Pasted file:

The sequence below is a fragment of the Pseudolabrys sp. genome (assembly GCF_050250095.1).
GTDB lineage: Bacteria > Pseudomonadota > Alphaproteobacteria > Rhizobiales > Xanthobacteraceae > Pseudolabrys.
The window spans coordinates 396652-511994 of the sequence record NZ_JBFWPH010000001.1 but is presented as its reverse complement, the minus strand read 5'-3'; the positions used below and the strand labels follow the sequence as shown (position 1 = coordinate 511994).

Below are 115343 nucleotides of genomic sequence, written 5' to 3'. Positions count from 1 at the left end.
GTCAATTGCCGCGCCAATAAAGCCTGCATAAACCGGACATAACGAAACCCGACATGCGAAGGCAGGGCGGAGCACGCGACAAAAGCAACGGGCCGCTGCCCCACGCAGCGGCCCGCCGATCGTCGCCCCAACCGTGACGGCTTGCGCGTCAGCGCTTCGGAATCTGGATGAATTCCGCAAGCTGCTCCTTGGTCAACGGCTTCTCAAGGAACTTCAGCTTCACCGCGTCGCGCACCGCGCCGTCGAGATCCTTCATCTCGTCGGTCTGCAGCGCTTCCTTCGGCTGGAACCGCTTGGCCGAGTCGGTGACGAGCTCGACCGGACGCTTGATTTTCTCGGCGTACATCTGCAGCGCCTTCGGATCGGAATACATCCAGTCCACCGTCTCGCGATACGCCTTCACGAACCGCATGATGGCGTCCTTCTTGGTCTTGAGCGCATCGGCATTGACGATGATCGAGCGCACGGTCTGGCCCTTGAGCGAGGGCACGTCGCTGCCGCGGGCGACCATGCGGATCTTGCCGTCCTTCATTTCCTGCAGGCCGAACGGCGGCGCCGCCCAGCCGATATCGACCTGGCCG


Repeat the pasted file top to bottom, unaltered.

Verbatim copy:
The sequence below is a fragment of the Pseudolabrys sp. genome (assembly GCF_050250095.1).
GTDB lineage: Bacteria > Pseudomonadota > Alphaproteobacteria > Rhizobiales > Xanthobacteraceae > Pseudolabrys.
The window spans coordinates 396652-511994 of the sequence record NZ_JBFWPH010000001.1 but is presented as its reverse complement, the minus strand read 5'-3'; the positions used below and the strand labels follow the sequence as shown (position 1 = coordinate 511994).

Below are 115343 nucleotides of genomic sequence, written 5' to 3'. Positions count from 1 at the left end.
GTCAATTGCCGCGCCAATAAAGCCTGCATAAACCGGACATAACGAAACCCGACATGCGAAGGCAGGGCGGAGCACGCGACAAAAGCAACGGGCCGCTGCCCCACGCAGCGGCCCGCCGATCGTCGCCCCAACCGTGACGGCTTGCGCGTCAGCGCTTCGGAATCTGGATGAATTCCGCAAGCTGCTCCTTGGTCAACGGCTTCTCAAGGAACTTCAGCTTCACCGCGTCGCGCACCGCGCCGTCGAGATCCTTCATCTCGTCGGTCTGCAGCGCTTCCTTCGGCTGGAACCGCTTGGCCGAGTCGGTGACGAGCTCGACCGGACGCTTGATTTTCTCGGCGTACATCTGCAGCGCCTTCGGATCGGAATACATCCAGTCCACCGTCTCGCGATACGCCTTCACGAACCGCATGATGGCGTCCTTCTTGGTCTTGAGCGCATCGGCATTGACGATGATCGAGCGCACGGTCTGGCCCTTGAGCGAGGGCACGTCGCTGCCGCGGGCGACCATGCGGATCTTGCCGTCCTTCATTTCCTGCAGGCCGAACGGCGGCGCCGCCCAGCCGATATCGACCTGGCCG